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Installing a Personal Web Server
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So you want to run your own Web Server on your computer to test and play around with scripting languages like PHP & MySQL? Installing it for yourself is ideal because:
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So you want to run your own Web Server on your computer to test and play around with scripting languages like PHP & MySQL?  Installing it for yourself is ideal because:

1.) You learn a great deal about the PHP & MySQL environment.
2.) You are forced to modify configuration files, which helps you figure out problems later on.
3.) You don't have to pay for a web host.
4.) It’s the most convenient way to test your scripts.

This tutorial expects you to use Windows 98/ME/2000/NT/XP (it is preferable to install a web server on 2000/NT or XP because of its stability), and a moderately fast computer.  You don't need an expensive machine to run the server, but it can slow down your system considerably.  You will also need about 75 megabytes of free disk space (more will be needed for database entries and scripts).  We will cover the installation of the Apache Web Server, the PHP Hypertext Pre-processor, the MySQL Database, and phpMyAdmin, all of which are free to use.

Note: All of the software above, except for MySQL, is called "Open Source."  This means that you can take them, decompile them, and release it as your own again all for free, with their free licence of course.  MySQL is the exception, and in this case, you are allowed to use the software for free, but you are required to purchase a licence from them for legal rights to the source code.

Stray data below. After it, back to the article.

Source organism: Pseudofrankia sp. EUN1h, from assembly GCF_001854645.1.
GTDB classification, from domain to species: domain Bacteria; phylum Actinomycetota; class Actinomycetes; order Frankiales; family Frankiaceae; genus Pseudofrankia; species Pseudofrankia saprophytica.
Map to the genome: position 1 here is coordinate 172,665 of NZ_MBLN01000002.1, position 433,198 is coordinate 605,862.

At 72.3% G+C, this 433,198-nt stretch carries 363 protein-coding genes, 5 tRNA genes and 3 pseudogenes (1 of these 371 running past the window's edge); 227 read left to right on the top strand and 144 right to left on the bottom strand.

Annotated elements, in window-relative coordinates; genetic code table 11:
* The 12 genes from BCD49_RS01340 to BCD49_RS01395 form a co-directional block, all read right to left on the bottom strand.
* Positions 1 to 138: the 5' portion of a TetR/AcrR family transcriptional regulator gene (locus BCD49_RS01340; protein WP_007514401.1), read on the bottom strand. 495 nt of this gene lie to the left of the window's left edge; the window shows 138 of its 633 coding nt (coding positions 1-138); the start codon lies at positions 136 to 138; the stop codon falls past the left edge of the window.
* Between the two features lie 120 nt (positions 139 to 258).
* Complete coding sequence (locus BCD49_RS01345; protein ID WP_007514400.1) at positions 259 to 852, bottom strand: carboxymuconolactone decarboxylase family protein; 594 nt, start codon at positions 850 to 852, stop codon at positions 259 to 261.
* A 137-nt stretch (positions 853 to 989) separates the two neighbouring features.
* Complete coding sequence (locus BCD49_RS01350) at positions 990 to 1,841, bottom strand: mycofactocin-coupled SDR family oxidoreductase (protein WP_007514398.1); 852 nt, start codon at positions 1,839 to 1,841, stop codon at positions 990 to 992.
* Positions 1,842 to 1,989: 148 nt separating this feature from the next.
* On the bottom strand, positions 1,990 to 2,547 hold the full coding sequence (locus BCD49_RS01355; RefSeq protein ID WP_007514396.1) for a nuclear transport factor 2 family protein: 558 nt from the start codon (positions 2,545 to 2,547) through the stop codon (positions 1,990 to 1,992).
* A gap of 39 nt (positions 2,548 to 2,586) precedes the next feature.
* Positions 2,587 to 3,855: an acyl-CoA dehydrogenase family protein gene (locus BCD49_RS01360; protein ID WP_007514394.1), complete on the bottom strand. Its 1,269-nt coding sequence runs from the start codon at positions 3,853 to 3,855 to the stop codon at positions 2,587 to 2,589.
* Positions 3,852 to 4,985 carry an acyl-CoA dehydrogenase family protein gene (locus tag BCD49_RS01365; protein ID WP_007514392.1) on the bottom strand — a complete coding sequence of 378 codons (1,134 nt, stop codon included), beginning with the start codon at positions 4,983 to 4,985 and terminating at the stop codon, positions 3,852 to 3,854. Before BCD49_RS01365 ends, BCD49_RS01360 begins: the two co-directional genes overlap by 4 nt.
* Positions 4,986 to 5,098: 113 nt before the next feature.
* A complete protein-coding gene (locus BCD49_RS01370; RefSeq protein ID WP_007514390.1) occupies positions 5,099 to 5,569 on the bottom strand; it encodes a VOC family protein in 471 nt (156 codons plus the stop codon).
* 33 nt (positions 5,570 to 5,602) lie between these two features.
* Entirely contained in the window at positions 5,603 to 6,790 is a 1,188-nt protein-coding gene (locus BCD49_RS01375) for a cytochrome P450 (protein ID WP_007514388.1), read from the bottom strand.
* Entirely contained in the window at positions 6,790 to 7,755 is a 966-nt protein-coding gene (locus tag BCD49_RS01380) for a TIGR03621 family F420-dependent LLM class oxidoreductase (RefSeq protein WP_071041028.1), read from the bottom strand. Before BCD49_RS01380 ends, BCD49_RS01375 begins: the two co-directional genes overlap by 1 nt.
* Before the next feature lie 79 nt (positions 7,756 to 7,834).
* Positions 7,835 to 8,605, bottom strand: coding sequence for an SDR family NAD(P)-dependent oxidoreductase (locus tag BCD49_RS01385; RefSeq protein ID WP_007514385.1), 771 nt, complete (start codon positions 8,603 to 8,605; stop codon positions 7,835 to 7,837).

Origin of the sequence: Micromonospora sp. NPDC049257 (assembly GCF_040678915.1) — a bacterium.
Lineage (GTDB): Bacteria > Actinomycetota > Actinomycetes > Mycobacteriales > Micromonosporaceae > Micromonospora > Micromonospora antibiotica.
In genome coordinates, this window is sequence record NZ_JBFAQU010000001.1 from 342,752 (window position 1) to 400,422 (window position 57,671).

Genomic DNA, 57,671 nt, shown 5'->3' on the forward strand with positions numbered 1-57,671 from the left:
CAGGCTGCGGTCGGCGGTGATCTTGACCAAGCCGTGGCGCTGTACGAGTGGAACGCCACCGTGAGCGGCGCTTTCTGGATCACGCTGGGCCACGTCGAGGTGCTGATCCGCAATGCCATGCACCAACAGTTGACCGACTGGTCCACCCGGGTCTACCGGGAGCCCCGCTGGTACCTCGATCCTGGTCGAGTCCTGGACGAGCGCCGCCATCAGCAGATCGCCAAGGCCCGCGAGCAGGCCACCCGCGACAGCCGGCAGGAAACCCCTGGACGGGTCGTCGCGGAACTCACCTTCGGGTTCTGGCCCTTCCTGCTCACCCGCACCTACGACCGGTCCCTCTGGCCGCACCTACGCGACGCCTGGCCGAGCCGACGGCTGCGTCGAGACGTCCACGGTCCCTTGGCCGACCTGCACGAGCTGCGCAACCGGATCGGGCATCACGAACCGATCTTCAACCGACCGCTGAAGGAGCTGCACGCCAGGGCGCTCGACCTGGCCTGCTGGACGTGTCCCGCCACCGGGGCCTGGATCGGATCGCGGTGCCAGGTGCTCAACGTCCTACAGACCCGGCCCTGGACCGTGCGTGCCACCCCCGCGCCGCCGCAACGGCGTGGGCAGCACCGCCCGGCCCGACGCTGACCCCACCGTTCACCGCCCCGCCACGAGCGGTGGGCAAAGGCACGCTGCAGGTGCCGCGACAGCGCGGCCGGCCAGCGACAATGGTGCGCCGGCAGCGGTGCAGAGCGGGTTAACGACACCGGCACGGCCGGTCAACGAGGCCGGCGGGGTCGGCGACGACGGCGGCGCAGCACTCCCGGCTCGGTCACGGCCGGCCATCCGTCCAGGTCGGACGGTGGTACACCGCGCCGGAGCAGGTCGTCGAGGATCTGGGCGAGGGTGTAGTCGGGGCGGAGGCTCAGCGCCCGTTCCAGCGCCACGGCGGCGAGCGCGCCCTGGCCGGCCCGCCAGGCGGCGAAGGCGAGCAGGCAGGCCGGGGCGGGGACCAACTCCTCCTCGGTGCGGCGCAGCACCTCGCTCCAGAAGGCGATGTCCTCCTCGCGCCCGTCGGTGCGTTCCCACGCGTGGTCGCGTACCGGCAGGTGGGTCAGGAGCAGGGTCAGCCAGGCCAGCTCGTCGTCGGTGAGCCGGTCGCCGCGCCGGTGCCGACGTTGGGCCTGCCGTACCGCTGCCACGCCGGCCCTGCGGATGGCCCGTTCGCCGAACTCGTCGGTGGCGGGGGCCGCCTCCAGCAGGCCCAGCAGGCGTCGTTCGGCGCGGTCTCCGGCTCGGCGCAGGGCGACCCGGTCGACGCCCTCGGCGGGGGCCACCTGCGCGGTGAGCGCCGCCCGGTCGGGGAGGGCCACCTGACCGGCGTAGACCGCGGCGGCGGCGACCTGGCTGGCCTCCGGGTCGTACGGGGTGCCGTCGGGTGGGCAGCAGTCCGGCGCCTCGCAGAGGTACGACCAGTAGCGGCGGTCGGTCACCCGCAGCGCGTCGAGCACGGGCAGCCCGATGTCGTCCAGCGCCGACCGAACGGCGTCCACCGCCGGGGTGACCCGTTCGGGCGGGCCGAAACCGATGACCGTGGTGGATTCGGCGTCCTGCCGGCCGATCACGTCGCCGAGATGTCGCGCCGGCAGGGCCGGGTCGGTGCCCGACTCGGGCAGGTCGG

So, let's begin the fun, shall we?

The Necessary Software

I use only the latest stable release of software, except for Apache, which I use version 1.3.28 instead of 2.0.47.  I feel that Apache 1.3.28 has more that enough options and is more stable than version 2, and being the last release of version 1, it has almost all of the bugs fixed.  Most servers on the Internet also use this version of Apache.  You can download it
here or if you wish to choose a different mirror for the download, you can do so here, but be sure to download the Win32 Binary, or *.msi file of version 1.3.28.

For PHP, I use the latest stable release of version 4, since version 5 is only in Beta.  You can choose any mirror you wish
here. The official site also has excellent documentation on the installation and language of PHP, which you can view here.

For MySQL, it is best to choose version 4, which is the recommended version of the database software.  You can choose the download from a list of mirrors found

Although phpMyAdmin is not really part of the web server, it is very useful for beginners in MySQL.  They update their script very often, so it is useful to grab the newest copy when they come out with it, since it usually has many improvements.  You can download the script